8:12 "So then" Paul continues to draw out the implications of his presentation of Rom. 8:1-11.

Ro 8:12 Therefore, brethren, we are debtors--not to the flesh, to live according to the flesh.

▣ "we are under obligation" This is the other side of Christian freedom (cf. Rom. 14:1-15:13). This is the conclusion drawn from the discussion of sanctification in Rom. 8:1-11, which is both positional and progressive. It also clearly shows that believers still must struggle with the old fallen nature (i.e., 6:12,19; 7:7-24; 1 Cor. 6:18-19; Eph. 6:10-19). There is a choice to be made (initial faith) and continuing choices to be made (lifestyle faith)!

So we say I’ll just relax and let Him do His work.”  That’s the old – let go and let God.  Verse 12, with all the work the Holy Spirit is doing with us, we’re under obligation.  You have an obligation.  That’s the word for debt.  What’s your debt?  Certainly not to live according to the flesh, right?  You don’t owe the flesh anything.  What did the flesh ever do for you? You don’t have any obligation to your flesh.  What that means is there are no excuses now because the power of the flesh has been broken.  It is not a dominating force.  There are no excuses.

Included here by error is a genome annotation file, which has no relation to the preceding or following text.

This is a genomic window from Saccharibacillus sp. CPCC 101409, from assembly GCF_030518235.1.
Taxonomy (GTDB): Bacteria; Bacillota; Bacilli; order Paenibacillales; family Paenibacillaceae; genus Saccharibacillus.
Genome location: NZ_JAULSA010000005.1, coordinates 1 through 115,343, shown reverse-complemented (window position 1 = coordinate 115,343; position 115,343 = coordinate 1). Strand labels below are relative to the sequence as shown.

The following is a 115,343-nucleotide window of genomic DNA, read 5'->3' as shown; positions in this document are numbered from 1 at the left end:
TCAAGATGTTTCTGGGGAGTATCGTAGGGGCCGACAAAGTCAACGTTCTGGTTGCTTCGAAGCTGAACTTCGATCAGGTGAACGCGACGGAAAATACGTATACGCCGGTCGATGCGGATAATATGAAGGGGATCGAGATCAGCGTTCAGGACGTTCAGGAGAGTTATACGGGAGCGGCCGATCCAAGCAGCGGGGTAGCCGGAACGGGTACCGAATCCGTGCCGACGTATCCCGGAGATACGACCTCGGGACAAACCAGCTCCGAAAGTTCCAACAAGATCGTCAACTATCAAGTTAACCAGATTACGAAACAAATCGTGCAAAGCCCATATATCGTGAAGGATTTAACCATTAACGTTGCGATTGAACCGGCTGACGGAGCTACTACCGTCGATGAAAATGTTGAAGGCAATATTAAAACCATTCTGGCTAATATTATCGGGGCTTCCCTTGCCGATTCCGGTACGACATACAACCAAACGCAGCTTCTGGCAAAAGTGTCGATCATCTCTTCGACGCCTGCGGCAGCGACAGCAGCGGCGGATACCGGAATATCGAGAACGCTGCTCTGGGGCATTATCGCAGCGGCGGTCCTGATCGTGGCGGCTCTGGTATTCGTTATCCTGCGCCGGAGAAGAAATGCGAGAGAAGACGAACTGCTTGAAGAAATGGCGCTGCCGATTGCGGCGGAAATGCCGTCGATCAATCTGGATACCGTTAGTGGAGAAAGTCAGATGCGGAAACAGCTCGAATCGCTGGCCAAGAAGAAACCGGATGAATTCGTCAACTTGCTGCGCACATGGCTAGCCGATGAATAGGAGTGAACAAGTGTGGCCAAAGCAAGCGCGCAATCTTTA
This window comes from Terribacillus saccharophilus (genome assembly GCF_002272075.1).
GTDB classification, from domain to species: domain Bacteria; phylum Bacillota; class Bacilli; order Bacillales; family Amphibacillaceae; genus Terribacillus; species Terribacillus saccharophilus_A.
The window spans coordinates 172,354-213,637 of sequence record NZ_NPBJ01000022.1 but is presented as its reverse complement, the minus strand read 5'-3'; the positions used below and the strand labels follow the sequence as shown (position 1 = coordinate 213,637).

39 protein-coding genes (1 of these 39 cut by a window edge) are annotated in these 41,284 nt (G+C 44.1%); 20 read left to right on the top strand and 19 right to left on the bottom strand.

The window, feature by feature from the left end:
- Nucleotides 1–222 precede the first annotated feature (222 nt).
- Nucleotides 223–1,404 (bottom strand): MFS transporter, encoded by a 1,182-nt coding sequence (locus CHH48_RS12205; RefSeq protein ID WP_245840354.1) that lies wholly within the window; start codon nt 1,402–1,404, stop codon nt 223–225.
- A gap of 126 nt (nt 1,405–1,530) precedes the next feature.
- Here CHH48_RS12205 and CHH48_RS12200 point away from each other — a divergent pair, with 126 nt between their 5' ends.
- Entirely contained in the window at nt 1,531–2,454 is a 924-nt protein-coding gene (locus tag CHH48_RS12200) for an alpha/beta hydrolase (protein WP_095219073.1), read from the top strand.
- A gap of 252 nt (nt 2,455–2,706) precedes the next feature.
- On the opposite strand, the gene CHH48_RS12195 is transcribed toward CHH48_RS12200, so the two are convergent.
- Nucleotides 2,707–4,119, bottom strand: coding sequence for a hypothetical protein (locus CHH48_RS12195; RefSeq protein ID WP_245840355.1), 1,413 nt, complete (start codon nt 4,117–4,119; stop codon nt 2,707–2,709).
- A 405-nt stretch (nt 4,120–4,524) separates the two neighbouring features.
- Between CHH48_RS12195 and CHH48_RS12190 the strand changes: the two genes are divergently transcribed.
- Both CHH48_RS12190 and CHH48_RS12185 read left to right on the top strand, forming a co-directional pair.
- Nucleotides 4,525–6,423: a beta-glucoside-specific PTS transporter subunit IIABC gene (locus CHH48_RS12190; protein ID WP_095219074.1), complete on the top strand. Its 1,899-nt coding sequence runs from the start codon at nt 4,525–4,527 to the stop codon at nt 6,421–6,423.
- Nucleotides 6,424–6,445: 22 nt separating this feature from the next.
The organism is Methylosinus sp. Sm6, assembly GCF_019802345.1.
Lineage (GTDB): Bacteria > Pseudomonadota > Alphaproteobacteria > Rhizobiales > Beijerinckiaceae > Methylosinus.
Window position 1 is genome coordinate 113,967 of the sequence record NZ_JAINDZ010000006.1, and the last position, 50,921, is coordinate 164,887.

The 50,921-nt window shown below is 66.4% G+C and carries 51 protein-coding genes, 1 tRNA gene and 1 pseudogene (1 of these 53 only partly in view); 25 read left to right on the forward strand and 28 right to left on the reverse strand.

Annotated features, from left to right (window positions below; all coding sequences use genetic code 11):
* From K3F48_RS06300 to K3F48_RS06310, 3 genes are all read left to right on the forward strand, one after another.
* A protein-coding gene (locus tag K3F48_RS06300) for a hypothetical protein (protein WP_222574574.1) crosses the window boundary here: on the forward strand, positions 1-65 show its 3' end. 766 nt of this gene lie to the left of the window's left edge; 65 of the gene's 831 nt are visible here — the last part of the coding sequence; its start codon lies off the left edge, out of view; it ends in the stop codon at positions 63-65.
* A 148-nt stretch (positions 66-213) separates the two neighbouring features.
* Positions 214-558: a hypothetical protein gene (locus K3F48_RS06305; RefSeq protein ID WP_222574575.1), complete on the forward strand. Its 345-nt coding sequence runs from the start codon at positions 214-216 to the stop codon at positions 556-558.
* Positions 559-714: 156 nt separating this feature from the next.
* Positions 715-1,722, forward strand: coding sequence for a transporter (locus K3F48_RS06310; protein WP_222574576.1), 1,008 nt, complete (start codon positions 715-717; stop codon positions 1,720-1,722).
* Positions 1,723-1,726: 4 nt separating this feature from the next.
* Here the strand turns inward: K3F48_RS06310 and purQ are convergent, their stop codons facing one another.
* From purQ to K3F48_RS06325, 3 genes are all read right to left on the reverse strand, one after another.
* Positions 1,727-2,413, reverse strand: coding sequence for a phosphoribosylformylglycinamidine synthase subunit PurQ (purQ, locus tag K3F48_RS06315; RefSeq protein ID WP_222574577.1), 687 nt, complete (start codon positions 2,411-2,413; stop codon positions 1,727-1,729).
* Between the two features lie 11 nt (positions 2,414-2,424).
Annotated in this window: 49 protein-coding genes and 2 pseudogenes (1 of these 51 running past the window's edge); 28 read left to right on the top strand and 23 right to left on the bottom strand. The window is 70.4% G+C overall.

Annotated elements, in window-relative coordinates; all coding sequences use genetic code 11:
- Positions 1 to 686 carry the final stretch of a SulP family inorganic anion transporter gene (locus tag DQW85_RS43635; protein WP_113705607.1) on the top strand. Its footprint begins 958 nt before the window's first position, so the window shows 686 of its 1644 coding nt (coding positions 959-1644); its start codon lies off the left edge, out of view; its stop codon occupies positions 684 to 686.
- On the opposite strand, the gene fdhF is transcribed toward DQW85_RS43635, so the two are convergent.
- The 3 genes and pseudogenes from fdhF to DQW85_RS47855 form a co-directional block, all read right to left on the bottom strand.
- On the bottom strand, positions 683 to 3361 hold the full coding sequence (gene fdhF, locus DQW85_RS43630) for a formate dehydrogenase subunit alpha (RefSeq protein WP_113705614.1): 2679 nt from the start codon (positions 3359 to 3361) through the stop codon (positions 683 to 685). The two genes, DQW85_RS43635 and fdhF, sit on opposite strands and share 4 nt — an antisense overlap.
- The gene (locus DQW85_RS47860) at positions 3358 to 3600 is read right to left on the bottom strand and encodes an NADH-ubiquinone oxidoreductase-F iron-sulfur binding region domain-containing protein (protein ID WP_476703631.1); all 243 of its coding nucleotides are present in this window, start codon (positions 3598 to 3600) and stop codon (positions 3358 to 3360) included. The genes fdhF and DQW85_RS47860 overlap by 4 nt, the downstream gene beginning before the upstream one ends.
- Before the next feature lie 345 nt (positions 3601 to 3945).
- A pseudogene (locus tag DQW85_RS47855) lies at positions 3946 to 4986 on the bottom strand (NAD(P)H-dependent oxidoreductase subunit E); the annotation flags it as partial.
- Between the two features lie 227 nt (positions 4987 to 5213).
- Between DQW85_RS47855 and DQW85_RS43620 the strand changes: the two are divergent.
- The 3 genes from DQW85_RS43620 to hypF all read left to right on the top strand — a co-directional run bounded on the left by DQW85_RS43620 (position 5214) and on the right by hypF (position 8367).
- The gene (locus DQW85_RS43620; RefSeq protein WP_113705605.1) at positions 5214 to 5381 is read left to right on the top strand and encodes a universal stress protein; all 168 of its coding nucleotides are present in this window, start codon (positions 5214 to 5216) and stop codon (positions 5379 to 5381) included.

3
Aug
2016

ROMANS 8:7-11 NOW IF ANYONE DOES NOT HAVE THE SPIRIT OF CHRIST, HE IS NOT HIS

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Romans 8:7 Because the carnal mind is enmity against God; for it is not subject to the law of God, nor indeed can be. 8 So then, those who are in the flesh cannot please God. 9 But you are not in the flesh but in the Spirit, if indeed the Spirit of God dwells in you. Now if anyone does not have the Spirit of Christ, he is not His. 10 And if Christ is in you, the body is dead because of sin, but the Spirit is life because of righteousness. 11 But if the Spirit of Him who raised Jesus from the dead dwells in you, He who raised Christ from the dead will also give life to your mortal bodies through His Spirit who dwells in you.